Verizon Helps World Watch and Listen As Nation Inaugurates Its 43rd President
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Washington, D.C. -- When George W. Bush recites the historic presidential oath of office on Jan. 20, much of the world will be able to watch and listen, and the day's events will run smoother thanks to the Verizon Communications network and a special team of over 200 technicians and managers.
Faced with a compressed timeframe due to the delay in certifying the winner of last November's presidential election, Verizon is racing to install over 3,600 circuits - ranging from standard voice lines to special video circuits for television networks - in time for Inauguration Day this Saturday.
"We couldn't start taking orders and installing circuits until the winner of the election was decided," said Paul Henkelman, co-project manager of the special effort for Verizon. "What that left us with was less than half the time we usually have to prepare for an event as complex and significant as the Presidential Inauguration - but we are more than equal to the challenge, and everything will be ready for Saturday."
"We're able to meet the needs of the news media and various agencies - including the Secret Service - due in large part to the extensive and advanced network we already have in place here in Washington, D.C.," added Ramona Green, Verizon co-project manager. "In addition, we have a great team of highly trained and skilled technicians, engineers and other employees from several states."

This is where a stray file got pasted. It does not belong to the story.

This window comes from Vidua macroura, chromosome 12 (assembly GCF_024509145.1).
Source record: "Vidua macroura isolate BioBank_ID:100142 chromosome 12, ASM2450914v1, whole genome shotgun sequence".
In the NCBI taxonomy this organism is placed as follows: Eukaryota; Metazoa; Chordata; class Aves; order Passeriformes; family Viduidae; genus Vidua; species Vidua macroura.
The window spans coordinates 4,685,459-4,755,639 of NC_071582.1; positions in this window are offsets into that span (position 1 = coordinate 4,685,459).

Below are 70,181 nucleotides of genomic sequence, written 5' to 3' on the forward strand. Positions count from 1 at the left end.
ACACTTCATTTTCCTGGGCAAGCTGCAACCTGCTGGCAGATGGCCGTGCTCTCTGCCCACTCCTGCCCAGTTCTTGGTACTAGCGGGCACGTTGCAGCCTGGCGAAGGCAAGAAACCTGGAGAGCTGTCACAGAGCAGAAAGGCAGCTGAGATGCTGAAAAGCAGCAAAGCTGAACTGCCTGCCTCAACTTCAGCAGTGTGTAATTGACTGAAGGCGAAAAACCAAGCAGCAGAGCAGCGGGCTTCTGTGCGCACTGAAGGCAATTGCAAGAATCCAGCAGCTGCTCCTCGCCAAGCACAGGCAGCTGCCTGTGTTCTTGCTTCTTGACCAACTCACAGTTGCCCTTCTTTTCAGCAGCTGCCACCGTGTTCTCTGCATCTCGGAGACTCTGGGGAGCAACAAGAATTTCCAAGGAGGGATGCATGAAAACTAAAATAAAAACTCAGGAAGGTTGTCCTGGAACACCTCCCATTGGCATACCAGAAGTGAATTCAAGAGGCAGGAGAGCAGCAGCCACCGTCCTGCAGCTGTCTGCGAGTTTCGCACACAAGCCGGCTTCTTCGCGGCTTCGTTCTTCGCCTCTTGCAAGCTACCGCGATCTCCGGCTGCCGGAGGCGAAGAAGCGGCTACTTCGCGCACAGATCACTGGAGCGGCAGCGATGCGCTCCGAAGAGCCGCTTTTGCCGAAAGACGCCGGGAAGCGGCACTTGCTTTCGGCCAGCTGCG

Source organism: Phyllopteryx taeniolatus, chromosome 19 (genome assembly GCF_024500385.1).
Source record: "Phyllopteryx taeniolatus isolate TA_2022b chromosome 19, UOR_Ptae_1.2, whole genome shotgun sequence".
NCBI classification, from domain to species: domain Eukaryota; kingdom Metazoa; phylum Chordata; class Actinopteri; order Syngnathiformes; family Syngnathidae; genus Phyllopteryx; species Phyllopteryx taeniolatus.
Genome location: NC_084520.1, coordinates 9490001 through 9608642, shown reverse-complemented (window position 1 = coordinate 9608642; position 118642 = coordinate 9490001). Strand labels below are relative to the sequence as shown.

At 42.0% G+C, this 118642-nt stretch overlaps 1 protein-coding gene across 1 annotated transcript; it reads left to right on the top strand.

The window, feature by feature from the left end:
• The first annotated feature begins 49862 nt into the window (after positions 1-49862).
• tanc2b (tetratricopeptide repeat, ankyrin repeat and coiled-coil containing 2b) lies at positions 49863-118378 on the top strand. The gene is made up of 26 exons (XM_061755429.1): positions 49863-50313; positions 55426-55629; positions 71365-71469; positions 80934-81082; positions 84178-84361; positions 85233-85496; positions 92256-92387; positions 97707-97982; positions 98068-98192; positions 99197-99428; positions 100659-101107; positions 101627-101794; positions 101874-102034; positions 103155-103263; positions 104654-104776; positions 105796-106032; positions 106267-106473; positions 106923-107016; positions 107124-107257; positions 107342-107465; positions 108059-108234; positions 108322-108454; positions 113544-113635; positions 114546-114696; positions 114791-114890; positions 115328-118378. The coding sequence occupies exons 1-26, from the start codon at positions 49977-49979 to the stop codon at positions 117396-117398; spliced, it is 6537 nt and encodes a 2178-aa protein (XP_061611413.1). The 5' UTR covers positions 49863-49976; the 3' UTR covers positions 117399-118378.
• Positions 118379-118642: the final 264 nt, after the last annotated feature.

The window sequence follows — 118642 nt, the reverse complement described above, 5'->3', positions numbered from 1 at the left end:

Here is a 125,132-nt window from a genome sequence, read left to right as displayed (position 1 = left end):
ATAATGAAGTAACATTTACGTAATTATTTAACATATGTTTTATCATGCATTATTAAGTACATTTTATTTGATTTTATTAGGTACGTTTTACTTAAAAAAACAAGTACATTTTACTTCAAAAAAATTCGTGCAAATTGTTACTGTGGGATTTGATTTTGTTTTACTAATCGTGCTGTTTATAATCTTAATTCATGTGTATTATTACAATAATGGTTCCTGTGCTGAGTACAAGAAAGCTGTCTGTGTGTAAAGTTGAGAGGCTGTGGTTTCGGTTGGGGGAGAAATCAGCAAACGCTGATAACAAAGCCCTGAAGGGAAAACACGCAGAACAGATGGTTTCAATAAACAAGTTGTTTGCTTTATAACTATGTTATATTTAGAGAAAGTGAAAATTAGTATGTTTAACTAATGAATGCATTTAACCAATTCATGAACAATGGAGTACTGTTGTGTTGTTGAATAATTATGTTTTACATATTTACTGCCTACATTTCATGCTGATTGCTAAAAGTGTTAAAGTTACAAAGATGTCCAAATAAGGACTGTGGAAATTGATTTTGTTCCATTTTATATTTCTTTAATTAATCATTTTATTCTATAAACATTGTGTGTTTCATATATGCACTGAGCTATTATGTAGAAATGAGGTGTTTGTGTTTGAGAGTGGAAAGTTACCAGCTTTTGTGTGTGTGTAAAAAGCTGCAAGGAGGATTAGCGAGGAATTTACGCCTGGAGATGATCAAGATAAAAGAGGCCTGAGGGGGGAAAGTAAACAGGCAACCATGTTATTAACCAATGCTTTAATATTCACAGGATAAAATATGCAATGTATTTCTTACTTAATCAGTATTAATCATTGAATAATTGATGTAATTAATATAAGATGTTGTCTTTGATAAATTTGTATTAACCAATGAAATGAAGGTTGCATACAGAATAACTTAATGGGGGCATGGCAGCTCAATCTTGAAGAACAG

Verizon already has taken orders for over 2,000 voice telephone lines, 200 special video circuits, 12 audio circuits, 25 high-speed, high-capacity DS-1 data lines, and over 1,400 ISDN (Integrated Services Digital Network) lines. The orders have come from domestic and international television networks and local television stations, radio networks and local radio stations, and various other broadcast and print news media outlets. Verizon also has taken orders from a variety of federal agencies associated with the inauguration ceremony, the parade, and multiple events - including eight different Inaugural Balls.
In addition to the special circuits, Verizon has installed temporary fiber-optic lines to news media locations on the Capitol grounds and on the National Mall. Also, company technicians are installing a fiber-optic circuit from the bottom to the top of the Washington Monument to accommodate several broadcast outlets. Finally, Verizon has placed temporary pay phones at the Lincoln Memorial for the opening ceremony on Thursday.
"To accomplish such a feat within this short timeframe, we had to draw on a great deal of expertise from many different organizations within Verizon," said Henkelman. "The teamwork on this effort has been tremendous. We'll be watching the event Saturday knowing that the world will be able to share in this special moment thanks to the work of these employees and the Verizon network."